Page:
One of the most controversial aspects of Apple's mobile phone is its virtual keyboard, often considered unable to compete with the physical counterparts typical of PDAs or BlackBerry.
After previous research that we talked about a few weeks ago (to be honest, not very significant), User Centric has now conducted other tests on the usability of the Apple mobile phone keyboard.
This time the methodology was certainly more apt, also involving expert users, iPhone owners for at least a month, and comparing the typing ability both with devices equipped with a physical QWERTY keyboard, and with a classic numeric keypad.
The conclusion of several typing tests expressed by a clear sentence by Gavin Lew, Managing Director of User Centric: 'The transition to iPhone is a significant change for those accustomed to a numeric keypad; but if you come from a QWERTY keyboard, it would be better to try the iPhone in a shop before buying. "
This sentence summarizes all the results obtained from the test: the virtual keyboard of the iPhone, if compared to the classic QWERTY keyboard of the BlackBerry, less precise and unsuitable for writing.
Who writes on the iPhone not only makes more mistakes, but also tends not to improve his performance with the passage of time, a symptom that the problems related to typing do not concern users and their shrewdness, but the device.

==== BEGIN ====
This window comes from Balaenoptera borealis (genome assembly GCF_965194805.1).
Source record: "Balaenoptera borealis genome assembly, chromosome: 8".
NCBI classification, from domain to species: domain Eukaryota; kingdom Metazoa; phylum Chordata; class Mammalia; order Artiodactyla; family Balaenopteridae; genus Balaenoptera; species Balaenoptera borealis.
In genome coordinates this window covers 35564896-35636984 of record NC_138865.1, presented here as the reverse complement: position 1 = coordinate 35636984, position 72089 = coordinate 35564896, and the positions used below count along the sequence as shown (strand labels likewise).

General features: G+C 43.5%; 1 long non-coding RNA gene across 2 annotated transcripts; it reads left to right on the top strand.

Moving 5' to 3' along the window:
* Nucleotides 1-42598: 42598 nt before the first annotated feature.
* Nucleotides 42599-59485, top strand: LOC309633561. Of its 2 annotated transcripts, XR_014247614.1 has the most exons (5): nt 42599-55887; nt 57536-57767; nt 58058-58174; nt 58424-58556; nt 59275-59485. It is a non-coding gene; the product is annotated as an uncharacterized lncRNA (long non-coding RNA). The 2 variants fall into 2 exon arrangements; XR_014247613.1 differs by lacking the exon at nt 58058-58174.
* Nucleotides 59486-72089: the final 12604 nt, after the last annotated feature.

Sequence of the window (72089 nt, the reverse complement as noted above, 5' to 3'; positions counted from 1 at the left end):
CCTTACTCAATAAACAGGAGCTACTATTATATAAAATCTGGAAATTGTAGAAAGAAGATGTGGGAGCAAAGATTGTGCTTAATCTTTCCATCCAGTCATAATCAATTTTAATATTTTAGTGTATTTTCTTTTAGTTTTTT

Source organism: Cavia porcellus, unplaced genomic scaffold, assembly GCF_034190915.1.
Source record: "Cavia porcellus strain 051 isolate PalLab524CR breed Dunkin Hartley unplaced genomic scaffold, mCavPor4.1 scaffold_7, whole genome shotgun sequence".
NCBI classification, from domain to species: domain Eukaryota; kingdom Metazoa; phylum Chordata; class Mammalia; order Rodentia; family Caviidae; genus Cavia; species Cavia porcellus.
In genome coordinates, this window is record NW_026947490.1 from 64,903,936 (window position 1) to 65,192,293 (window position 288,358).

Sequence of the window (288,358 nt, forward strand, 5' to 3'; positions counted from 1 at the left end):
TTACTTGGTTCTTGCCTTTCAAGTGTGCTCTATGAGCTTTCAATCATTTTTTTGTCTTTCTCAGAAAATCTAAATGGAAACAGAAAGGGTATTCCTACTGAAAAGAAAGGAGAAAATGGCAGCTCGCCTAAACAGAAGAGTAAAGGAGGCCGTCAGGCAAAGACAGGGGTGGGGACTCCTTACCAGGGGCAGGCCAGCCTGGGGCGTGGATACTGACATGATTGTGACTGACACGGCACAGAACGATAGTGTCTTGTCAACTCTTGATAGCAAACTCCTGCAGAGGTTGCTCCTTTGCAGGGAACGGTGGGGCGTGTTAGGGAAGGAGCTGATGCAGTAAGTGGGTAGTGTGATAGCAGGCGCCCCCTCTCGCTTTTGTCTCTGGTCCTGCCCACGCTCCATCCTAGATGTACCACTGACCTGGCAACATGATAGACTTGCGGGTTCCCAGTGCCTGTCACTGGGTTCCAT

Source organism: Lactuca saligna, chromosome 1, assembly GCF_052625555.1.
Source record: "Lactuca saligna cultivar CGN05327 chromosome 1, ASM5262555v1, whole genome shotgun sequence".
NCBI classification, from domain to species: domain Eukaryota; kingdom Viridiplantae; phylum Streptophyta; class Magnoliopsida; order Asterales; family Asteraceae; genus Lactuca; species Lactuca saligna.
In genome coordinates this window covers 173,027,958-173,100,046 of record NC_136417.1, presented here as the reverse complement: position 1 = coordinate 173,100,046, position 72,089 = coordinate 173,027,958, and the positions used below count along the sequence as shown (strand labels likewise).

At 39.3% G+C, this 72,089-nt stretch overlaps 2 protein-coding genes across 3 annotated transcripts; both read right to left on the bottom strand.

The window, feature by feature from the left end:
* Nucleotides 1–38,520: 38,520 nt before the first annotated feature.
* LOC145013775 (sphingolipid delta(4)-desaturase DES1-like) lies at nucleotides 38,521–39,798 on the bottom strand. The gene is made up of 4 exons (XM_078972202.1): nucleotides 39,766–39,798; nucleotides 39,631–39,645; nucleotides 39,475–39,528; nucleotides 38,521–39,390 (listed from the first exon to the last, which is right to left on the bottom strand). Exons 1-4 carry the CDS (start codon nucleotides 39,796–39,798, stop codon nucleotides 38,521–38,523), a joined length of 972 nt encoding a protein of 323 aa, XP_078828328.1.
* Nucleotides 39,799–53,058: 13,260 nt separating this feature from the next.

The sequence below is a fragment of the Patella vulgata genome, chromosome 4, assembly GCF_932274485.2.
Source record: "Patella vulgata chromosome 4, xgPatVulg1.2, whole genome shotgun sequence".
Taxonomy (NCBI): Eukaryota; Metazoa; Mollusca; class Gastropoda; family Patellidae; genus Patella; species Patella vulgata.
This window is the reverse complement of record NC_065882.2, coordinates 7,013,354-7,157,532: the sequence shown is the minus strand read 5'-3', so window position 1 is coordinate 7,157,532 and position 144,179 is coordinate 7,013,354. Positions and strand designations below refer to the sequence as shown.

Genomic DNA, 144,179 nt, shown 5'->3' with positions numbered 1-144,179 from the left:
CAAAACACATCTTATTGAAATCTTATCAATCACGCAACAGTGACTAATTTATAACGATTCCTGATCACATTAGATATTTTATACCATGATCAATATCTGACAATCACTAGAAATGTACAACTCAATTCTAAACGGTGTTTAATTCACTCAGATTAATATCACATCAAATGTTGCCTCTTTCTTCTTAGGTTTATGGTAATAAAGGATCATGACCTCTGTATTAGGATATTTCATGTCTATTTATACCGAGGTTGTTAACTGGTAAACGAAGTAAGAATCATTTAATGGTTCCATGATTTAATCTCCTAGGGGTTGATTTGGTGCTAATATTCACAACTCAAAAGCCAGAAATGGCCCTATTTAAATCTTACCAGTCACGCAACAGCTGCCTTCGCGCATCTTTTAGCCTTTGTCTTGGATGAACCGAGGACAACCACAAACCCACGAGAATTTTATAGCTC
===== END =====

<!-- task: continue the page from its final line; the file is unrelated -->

It is no coincidence that the most common error while typing on the virtual keyboard of the multi-touch device is that of seeing a letter entered adjacent to the one you intended to press; errors only partially mitigated by the predictive system of the built-in dictionary, which in some cases helps the user, while in others it almost tends to hinder it, 'predicting' the words incorrectly.
In the case of the QWERTY keypad, on the other hand, the most common error is the inversion of the order of the letters (for example 'ie' instead of 'hello') error clearly due to the user and not to the device.
The writer, having personally tested the Apple's mobile phone writing system, can only confirm what emerged from the User Centric report. Although the virtual keyboard may represent a step forward compared to the more cumbersome numeric keypad used by most traditional cellphones, if we compare the iPhone writing system with that of a BlackBerry, we can only decree the latter as more precise and more functional to a correct drafting of a text.
A signal that should push Apple to work for the improvement of the typing system, especially if Steve Jobs aspires to make his mobile phone a real professional tool, an area where precision and speed in writing are a decisive element.